The India-EU Leaders meeting on 8 May 2021 was in a unique format. Prime Minister Modi met with leaders of all 27 EU countries, together with Charles Michel, President of the European Council, and Ursula von der Leyen, President of the European Commission, as a manifestation of the success of India’s European initiative. Over the last few years. India has consistently engaged the EU, and with many European countries where relationships had lain dormant. The last India-EU summit in July 2020 set a roadmap till 2025, and a strategic partnership with several robust elements. The unique leaders’ summit with all EU countries, comes as a shot in the arm for India. It emphasises the common values that permeate India and the EU.
It is significant that this summit took place during the Portuguese presidency. The prime minister of Portugal, António Luís Santos da Costa, invested heavily in this. Why didn’t this happen during the German presidency, especially as Germany is among India’s best partners in the EU? Germany instead invested in a similar summit with China, but was reduced in its ambit due to uneven responses. Yet, Germany’s enthusiasm for China has continued unabated, and it pushed through a comprehensive agreement on investment (CAI) on 30 December 2020. Now, the CAI is in the doldrums, with the European Parliament taking exception to Chinese values and actions.
Several aspects of the India-EU agreement are now competing with, if not challenging, China. The truth is plain to see: the EU now strategically engages India to deal with the rise of China. And India’s European project is showing signs of success, in the shadow of China and Brexit. The joint statement showed the harmonisation of values, if not of substance.
India is a major gainer from this engagement. Strategically, there is greater appreciation in the EU of the Indo Pacific and its importance, as different countries increase their presence in the region, and engage more robustly for maritime security, connectivity, trade and investment.
An achievement for India has been persuading the EU to re-engage on trade and investment. The new strategy is not to seek a comprehensive bilateral trade and investment agreement, but discuss three separate agreements on trade, investment, and geographical indicators in parallel. The EU is more interested in investment. India should welcome that as it will support Aatmanirbhar Bharat and resilient value chains. European companies in India have already started expanding their facilities to create export hubs, which, while not being a China +1 strategy, is certainly an India+ strategy. The early conclusion of the India EU investment agreement will facilitate credit guarantees, and insurance for EU Foreign Direct Investment (FDI) into India.
The issue of a Free Trade Agreement (FTA) is a bigger one because the ghosts of disappointment, which lurk among negotiators within EU member states, have not been dispelled. No talks on the FTA have been held since 2013. However, the India-EU virtual summit of 2020, gave the process a new political push for the EU members to engage India robustly for trade and investment.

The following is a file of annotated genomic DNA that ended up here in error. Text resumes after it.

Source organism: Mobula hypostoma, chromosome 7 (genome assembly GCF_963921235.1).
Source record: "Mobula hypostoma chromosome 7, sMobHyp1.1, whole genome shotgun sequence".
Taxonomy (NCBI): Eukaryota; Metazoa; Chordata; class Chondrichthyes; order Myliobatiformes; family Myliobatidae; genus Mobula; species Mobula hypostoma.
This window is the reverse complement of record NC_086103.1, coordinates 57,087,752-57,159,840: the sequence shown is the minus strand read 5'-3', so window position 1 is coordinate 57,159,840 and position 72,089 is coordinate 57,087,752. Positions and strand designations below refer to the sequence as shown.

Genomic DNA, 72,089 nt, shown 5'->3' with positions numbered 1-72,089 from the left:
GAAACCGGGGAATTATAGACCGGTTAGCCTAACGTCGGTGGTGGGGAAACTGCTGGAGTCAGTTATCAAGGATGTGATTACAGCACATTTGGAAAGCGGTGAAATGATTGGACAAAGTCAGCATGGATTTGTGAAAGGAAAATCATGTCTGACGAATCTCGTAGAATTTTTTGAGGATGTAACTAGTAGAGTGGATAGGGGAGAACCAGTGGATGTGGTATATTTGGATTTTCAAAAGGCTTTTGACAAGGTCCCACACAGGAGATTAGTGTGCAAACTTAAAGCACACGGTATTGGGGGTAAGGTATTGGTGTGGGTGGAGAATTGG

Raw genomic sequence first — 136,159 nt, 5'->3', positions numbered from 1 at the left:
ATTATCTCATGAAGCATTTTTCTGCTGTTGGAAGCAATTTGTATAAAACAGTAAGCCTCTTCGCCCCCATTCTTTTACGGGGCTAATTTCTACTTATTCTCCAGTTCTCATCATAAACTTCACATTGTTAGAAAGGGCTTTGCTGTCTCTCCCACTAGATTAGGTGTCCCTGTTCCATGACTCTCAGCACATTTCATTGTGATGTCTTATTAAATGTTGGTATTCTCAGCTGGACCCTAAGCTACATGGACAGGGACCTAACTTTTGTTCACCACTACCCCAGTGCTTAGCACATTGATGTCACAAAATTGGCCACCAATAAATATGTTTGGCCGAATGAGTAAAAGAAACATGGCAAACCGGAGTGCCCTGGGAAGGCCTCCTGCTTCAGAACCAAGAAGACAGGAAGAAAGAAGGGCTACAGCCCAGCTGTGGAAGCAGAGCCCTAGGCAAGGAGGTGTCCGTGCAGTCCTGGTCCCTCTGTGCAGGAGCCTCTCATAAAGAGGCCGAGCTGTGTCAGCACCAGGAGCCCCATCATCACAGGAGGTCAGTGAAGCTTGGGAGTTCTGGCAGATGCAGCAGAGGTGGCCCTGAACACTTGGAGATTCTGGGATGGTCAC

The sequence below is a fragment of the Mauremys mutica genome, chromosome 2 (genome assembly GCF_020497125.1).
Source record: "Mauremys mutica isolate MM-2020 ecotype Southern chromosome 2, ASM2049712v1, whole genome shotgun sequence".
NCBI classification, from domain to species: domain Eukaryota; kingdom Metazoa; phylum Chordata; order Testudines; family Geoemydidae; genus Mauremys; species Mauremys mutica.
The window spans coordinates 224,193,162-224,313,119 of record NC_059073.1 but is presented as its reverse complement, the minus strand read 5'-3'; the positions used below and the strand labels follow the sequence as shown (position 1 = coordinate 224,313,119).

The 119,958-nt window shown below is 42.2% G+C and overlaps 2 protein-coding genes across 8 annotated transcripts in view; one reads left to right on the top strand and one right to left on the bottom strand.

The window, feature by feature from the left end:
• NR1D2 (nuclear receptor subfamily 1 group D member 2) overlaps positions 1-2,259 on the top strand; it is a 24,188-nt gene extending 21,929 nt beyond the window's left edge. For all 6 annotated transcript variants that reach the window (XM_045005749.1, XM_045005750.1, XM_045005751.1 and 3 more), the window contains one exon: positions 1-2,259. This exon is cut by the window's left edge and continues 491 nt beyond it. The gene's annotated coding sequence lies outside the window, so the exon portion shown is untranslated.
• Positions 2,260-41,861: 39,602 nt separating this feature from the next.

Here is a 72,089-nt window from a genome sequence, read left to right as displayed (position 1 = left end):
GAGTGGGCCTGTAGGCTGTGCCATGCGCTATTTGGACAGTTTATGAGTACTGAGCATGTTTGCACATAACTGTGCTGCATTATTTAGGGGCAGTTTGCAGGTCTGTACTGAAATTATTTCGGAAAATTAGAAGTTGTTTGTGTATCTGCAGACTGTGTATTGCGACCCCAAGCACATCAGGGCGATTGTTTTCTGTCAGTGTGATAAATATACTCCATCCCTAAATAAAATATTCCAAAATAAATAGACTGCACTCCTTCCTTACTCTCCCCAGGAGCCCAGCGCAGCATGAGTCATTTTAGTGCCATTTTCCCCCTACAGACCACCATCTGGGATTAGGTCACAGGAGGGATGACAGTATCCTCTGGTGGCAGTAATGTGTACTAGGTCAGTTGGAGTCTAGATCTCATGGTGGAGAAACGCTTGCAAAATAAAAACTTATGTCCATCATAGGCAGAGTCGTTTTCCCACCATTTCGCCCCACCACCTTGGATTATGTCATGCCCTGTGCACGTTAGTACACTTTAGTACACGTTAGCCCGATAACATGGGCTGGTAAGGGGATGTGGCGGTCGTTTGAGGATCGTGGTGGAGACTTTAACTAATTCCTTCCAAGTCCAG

Another significant engagement has been the India-EU connectivity partnership which runs across four segments: physical and digital infrastructure, energy, transport and people-to-people connectivity. This can bring a large amount of FDI and overseas development assistance (ODA) to India, to support public private partnerships (PPP). The possibility of undertaking similar connectivity projects in Africa, Central Asia and in the Indo-Pacific is envisaged.
The connectivity partnership will be a work-in-progress, but several development banks from EU countries are funding energy, transport, urban mobility, green economy and railways. The European Investment Bank is already a major partner for metros in India. Digital partnerships like submarine cables satellite networks, 5G, cross border payments, renewable energy, efficient and smart electricity systems, as well as support for India’s flagship International Solar Alliance, are part of the connectivity engagement.
Had the pandemic not hit India in its second wave, PM Modi would have travelled to Porto, to meet the 27 leaders. The EU has stepped up like a friend during this emergency, with a rapid response by using the EU civil protection mechanism for aid – a tool not used for India before. The EU has committed 100 million Euro in kind, and a huge airlift was undertaken to alleviate the crisis in India. This is strategic cooperation. India is not seen as a weak state, but as a partner in distress, who stood by Europe when it needs help. EU, and its member states have been sensitive to a pandemic-related partnership with India, rather than emphasize a donor engagement. This is a big achievement for India.
The India-EU engagement provides for larger role for India in the world. Seeking reformed multilateralism, with increased attention on institutions like the WHO, WTO, the UN system, is on the anvil. Everything for India and the EU to move ahead is in place, including a human rights dialogue and coordination on issues like Afghanistan, and Myanmar.
What should India worry about? The summit provided a conducive momentum based on a strategic partnership. This indicates that at all levels, the approach must be used to resolve old differences and imbalances. The main concern is about implementation of the agreements, which will really determine the success of the commitments made at the summit. Now is the time for the bureaucracies in all 28 countries to maintain the momentum, and for the EU to engage with India as a mature partner.
Gurjit Singh is Former Ambassador of India to Germany, Current Chair of the CII Task Force on Asia-Africa Growth Corridor and Professor at the IIT, Indore.
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